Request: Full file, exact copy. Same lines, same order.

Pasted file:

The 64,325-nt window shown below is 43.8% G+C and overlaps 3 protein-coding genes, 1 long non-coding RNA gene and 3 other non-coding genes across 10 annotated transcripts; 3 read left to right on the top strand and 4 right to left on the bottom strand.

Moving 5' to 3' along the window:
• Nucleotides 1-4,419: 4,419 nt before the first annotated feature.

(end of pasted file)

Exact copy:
The 64,325-nt window shown below is 43.8% G+C and overlaps 3 protein-coding genes, 1 long non-coding RNA gene and 3 other non-coding genes across 10 annotated transcripts; 3 read left to right on the top strand and 4 right to left on the bottom strand.

Moving 5' to 3' along the window:
• Nucleotides 1-4,419: 4,419 nt before the first annotated feature.